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Australian underwater photographer Matt Draper has been capturing the magic of the humpback whale for years. For the first time now the autodidact ventured with a Leica M10 in the depths of the South Pacific Ocean. In our interview he talks about his experiences with the camera and their home-made housing.

LFI: Tell me about your reasons to go to Tonga to photograph the Humpback whale!
Matt Draper: Each year since 2014, which is when I first started creating fine art photography underwater - I head to Vava'u, Kingdom of Tonga for the incredible Humpback whale migration. These gentle giants travel all the way from Antarctica to the warm waters of the South Pacific Islands such to mate and give birth. I use this time to create a unique series of work around my experience on and in the water with the majestic Humpback whales.

Tell me about your camera set-up!
My current camera set-up consists of two Leica M10 bodies, the 35mm Summilux ASPH 1.4 lens, the 50mm Summilux ASPH 1.4 lens and a custom, one of one, fully functional water housing with individual ports for both the 35mm and 50mm lenses.

Was it hard to adjust your underwater photography process to the Leica M10?
Creating with the M series underwater is an absolute challenge to say the very least. But, in that challenge lies the reward itself. Firstly, achieving precision focus with the manual rangefinder system underwater with a moving, wild subject is no easy task. When possible, I manage this aspect by setting my focal point based around the whale's eye. This is one of the main features that I use to draw attention in my work. I am much more comfortable tracking an eye though the viewfinder than larger body parts such as the whale's huge pectoral fins or ginormous tail. At present, setting the aperture value is somewhat of a guessing game. The gear which links the aperture ring to the moving toggle of the water hosing covers the actual aperture markings on the lens, meaning I can't see the value I have chosen. I literally have to look into the lens and guess by examining the blades open and close.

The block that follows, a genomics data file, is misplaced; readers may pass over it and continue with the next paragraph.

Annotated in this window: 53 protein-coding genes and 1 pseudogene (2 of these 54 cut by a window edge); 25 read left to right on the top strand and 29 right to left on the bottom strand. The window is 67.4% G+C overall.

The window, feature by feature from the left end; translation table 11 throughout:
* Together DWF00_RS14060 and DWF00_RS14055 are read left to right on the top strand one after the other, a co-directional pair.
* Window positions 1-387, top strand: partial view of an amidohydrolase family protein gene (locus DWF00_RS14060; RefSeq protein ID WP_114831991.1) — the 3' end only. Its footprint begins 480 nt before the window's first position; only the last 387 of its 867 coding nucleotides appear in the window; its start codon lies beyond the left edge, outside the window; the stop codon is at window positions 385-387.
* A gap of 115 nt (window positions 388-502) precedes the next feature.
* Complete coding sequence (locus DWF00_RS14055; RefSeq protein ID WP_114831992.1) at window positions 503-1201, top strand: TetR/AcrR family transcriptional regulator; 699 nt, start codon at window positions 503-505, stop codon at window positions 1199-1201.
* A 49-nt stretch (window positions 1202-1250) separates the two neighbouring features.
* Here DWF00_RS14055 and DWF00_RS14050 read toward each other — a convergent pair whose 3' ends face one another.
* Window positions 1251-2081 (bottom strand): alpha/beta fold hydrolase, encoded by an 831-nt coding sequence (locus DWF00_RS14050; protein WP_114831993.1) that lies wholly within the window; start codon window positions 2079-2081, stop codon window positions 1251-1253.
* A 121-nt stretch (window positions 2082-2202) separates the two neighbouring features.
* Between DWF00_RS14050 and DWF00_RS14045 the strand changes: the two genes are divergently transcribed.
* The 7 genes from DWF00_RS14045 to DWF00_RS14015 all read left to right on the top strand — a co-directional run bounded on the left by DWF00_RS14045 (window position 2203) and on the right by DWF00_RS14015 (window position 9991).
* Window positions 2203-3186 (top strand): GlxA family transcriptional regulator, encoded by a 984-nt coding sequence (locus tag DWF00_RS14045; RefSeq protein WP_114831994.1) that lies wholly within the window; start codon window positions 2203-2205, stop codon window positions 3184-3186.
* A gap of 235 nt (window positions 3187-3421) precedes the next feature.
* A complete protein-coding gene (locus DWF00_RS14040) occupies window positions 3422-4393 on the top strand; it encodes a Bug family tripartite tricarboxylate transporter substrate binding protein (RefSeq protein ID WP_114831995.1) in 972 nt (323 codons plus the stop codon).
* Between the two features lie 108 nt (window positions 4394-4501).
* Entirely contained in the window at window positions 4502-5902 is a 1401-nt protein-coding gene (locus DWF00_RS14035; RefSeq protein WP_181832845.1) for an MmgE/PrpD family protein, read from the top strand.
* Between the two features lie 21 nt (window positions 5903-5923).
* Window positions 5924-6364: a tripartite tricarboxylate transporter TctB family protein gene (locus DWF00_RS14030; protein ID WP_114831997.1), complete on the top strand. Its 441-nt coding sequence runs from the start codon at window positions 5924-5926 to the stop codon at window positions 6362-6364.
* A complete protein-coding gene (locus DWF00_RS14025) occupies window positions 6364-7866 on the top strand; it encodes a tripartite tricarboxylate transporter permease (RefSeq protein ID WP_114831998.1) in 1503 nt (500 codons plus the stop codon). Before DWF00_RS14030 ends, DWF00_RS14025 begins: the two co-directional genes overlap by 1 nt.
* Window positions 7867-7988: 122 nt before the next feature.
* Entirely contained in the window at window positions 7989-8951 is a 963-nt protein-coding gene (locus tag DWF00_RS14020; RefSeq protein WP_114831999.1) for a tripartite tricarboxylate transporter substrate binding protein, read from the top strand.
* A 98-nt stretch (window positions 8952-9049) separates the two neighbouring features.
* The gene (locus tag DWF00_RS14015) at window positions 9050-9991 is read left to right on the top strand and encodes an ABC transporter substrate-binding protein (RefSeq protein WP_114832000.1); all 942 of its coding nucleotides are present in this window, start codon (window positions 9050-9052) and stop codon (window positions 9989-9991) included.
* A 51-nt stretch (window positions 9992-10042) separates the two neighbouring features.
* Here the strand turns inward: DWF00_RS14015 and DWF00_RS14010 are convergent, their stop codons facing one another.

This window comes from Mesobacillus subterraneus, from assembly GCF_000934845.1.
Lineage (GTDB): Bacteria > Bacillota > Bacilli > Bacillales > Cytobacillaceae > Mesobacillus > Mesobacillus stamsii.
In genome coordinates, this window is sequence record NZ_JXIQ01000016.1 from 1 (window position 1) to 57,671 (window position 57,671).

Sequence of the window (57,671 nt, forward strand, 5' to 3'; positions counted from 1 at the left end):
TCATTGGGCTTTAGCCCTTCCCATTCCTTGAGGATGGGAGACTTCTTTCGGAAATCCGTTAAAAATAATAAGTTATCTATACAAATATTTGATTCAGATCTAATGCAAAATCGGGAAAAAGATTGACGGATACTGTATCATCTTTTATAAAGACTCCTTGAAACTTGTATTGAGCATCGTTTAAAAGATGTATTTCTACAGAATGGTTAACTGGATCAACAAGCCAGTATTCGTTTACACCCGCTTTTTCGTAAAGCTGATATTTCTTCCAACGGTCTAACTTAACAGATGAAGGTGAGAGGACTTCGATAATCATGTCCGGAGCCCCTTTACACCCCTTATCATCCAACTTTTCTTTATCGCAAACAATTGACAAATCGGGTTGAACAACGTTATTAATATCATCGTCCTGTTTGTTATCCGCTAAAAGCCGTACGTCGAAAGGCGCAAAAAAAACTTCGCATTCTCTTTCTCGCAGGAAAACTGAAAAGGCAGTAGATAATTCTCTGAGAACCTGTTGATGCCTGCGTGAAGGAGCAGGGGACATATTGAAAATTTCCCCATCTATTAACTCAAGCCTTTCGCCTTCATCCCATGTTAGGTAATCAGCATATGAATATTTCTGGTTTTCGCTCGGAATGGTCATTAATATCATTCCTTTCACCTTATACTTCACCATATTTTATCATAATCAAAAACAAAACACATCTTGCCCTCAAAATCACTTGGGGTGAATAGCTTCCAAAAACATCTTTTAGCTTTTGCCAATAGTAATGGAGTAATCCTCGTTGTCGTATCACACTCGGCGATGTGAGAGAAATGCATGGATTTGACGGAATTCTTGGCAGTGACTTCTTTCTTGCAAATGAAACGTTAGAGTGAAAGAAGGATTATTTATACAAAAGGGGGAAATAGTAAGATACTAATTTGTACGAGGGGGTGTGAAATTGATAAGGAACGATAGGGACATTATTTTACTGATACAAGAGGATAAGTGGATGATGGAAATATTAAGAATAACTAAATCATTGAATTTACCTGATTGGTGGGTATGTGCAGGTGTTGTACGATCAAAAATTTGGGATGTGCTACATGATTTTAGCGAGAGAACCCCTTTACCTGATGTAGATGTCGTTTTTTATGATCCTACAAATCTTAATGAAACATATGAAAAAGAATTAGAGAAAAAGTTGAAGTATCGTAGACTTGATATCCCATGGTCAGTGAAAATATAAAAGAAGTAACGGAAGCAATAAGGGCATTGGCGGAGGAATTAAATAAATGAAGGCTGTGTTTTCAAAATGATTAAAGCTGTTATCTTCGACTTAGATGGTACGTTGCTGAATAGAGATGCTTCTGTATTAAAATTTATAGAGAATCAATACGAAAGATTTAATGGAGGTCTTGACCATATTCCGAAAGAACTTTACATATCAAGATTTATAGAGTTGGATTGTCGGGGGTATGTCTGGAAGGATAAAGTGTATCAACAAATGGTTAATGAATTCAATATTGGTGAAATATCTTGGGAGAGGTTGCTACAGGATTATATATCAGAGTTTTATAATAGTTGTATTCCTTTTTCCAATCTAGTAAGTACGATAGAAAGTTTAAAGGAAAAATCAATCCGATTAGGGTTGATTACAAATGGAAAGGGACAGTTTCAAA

Who made the underwater housing that attracted so much attention on Instagram?
The underwater housing was designed and created by three engineers from DOER Marine who specialise in building remotely operated vehicles, submarines and custom underwater housings for production and research cameras. The Leica M10 housing is rated and tested to a depth of 100 meters, which is well over 300 feet. The biggest hurdle in design was creating the two separate moving parts in the lens port, which allow full control over focus and aperture adjustment.
After weeks of design including 3D simulation DOER went to work on the prototype, which then became the fully functional and working model. The lack or trial and error of such an important tool is a true testament to DOER Marine's quality of craftsmanship.

All images © Matt Draper
Equipment: Leica M10 with Summilux-M 35mm f/1.4 Asph and Summilux-M 50mm f/1.4 Asph
© Sean White

Matt Draper

Draper travels the oceans of the world to bring his creative vision into existence. He spends countless hours in the water, learning to better understand each individual species he interacts with. By meticulously studying and patiently moving through each untamed environment, Draper's photography reveals distinct characteristics and hidden intuitive behaviours. Self-taught, Draper prides himself on only using natural light. This, combined with his freediving capabilities, makes for minimal disturbance when observing marine life.

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